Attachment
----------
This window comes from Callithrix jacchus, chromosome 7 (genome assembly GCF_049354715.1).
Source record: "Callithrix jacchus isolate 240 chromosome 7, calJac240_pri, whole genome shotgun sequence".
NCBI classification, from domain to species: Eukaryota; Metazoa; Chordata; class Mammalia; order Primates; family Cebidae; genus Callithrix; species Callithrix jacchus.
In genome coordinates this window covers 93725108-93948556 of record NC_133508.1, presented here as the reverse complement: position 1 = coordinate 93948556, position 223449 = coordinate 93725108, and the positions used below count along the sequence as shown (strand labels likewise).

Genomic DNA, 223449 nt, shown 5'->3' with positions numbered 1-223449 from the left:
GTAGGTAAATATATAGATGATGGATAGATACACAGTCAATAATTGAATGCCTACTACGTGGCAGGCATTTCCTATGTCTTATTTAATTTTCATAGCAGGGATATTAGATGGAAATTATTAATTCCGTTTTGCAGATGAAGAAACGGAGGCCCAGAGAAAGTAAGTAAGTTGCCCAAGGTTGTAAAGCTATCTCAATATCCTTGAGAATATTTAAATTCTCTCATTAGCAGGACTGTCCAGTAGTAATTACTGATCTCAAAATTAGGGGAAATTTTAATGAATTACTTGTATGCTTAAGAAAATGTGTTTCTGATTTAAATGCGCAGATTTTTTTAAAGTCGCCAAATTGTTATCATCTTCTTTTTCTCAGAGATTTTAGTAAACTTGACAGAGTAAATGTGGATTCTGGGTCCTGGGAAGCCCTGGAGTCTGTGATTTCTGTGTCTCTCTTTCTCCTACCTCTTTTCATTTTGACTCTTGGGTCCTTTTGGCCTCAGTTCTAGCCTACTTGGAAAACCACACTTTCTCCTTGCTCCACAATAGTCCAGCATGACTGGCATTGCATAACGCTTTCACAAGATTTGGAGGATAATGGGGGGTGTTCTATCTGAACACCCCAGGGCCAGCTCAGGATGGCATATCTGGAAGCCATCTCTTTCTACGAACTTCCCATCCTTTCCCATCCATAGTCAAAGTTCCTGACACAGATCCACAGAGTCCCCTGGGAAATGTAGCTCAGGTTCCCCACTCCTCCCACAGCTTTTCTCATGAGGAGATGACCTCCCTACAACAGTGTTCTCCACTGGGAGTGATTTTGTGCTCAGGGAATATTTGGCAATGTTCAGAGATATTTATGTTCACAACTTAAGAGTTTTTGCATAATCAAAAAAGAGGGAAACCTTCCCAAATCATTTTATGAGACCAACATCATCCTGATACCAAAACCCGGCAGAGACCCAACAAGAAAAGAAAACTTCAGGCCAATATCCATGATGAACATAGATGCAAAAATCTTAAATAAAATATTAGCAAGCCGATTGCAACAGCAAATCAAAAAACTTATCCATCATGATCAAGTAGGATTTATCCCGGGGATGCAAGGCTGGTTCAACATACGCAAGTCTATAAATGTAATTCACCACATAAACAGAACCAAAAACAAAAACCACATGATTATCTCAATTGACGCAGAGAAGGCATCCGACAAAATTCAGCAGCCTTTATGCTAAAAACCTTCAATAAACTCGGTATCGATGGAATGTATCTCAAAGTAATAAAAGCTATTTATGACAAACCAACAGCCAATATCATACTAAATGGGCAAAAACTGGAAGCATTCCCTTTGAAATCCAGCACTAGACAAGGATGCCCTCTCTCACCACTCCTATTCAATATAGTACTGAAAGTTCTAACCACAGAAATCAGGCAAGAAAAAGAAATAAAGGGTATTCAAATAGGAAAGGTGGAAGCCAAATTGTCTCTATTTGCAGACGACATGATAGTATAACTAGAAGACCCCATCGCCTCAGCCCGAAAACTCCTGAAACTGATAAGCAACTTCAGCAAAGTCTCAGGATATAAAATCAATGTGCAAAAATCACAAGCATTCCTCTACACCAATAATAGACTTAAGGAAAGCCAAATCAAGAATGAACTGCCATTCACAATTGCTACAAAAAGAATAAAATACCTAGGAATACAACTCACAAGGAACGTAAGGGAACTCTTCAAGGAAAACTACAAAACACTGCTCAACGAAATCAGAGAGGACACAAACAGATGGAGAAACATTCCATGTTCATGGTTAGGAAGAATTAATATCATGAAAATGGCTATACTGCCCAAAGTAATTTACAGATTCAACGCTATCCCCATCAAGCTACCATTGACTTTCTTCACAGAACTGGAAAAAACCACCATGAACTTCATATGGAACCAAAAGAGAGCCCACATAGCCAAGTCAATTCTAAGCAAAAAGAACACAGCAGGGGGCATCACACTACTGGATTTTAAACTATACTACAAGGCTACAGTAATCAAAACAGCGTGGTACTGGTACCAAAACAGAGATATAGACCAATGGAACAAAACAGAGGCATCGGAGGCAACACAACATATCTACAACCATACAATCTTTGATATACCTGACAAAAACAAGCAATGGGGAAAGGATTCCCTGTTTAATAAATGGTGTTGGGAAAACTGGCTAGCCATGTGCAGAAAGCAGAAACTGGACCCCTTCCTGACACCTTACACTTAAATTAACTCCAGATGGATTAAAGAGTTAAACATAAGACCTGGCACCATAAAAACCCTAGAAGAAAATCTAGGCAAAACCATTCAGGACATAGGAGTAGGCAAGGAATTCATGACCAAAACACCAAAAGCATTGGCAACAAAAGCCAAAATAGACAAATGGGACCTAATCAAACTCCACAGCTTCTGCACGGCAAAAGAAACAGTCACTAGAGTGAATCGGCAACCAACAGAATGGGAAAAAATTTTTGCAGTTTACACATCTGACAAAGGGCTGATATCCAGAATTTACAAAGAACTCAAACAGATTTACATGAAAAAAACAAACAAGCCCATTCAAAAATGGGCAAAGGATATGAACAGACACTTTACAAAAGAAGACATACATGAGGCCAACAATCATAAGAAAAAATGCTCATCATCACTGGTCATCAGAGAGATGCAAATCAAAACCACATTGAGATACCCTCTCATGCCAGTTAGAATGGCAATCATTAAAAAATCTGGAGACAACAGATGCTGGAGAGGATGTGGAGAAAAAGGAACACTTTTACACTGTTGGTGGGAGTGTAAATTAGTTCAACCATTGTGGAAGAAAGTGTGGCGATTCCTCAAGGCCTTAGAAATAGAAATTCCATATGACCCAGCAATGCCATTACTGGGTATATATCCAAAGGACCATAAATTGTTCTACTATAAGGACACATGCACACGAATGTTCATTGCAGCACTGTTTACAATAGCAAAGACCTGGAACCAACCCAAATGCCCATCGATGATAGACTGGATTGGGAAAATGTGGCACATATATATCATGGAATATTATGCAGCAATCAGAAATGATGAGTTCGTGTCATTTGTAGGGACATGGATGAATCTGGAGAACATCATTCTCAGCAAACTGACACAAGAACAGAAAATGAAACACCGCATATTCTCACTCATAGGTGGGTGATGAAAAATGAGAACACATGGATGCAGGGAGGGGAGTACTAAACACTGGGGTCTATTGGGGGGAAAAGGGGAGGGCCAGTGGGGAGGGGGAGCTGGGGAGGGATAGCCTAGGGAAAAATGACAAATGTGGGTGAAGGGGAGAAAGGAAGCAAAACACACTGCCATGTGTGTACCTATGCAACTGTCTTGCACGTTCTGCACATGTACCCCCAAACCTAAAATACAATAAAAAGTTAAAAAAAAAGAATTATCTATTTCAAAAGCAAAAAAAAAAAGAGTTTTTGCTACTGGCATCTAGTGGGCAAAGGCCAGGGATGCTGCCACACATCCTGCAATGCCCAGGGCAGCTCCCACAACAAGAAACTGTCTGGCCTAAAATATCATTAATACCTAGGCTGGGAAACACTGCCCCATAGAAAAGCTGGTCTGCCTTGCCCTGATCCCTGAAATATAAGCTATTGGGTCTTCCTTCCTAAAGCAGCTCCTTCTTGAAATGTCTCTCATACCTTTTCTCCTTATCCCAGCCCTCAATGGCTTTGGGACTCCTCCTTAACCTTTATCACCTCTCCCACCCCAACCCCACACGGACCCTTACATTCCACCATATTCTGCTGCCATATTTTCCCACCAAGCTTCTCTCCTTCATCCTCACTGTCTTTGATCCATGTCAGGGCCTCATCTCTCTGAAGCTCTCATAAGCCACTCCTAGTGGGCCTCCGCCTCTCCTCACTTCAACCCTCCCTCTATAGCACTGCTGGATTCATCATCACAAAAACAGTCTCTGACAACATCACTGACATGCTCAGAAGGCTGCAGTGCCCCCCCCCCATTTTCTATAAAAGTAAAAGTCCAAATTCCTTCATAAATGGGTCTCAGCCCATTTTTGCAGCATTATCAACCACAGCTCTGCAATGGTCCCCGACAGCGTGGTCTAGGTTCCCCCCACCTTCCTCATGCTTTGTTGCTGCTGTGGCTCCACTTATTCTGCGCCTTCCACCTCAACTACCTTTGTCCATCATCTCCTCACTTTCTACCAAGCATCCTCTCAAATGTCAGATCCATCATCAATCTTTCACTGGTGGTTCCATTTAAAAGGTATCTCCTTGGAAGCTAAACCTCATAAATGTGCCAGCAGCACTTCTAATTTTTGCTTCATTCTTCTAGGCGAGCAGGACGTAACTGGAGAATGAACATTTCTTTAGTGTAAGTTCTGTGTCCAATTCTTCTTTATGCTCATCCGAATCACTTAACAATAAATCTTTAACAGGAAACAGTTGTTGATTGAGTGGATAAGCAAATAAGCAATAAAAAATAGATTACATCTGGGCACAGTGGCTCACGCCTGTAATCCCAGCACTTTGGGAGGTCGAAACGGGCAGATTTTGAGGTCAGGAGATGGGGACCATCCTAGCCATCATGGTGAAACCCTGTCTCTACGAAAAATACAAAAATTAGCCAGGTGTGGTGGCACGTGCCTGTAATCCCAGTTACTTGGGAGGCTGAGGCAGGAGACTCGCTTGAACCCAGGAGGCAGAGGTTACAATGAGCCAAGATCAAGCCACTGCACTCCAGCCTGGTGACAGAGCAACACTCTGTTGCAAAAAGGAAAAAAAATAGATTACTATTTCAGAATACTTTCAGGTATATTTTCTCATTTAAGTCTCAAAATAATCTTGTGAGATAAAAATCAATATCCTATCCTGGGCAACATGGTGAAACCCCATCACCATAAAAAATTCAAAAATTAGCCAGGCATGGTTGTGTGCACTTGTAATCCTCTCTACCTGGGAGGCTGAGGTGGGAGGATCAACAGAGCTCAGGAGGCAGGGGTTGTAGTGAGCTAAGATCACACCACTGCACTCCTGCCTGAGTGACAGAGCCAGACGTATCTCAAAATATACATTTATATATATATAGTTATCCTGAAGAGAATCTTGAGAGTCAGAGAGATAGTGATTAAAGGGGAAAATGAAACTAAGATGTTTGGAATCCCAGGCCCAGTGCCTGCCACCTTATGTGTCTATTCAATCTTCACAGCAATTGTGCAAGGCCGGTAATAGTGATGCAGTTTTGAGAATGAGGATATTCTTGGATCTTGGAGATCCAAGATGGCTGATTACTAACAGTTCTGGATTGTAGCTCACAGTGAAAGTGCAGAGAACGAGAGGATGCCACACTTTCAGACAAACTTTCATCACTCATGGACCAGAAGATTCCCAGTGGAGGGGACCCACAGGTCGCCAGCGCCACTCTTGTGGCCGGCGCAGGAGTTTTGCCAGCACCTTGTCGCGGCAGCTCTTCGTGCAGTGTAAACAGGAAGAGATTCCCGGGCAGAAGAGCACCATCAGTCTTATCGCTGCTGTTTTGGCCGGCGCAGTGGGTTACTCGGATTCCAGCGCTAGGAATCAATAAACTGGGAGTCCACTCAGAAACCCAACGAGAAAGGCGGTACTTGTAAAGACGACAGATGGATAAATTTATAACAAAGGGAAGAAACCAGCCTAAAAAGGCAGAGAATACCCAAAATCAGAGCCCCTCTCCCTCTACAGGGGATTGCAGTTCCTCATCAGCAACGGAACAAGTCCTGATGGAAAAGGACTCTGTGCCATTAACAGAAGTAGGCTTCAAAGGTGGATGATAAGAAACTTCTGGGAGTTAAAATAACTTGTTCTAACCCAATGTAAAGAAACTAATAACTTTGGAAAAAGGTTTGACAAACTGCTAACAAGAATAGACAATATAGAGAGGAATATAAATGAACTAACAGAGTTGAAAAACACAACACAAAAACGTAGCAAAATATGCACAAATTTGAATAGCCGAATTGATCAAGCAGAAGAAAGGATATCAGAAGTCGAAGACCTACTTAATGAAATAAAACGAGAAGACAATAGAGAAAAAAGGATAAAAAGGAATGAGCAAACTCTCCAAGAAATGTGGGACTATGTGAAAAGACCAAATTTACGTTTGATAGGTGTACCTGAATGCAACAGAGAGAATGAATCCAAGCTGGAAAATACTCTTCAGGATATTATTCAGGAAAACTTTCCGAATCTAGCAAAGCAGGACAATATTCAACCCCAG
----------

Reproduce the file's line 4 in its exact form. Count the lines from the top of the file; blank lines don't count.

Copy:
In genome coordinates this window covers 93725108-93948556 of record NC_133508.1, presented here as the reverse complement: position 1 = coordinate 93948556, position 223449 = coordinate 93725108, and the positions used below count along the sequence as shown (strand labels likewise).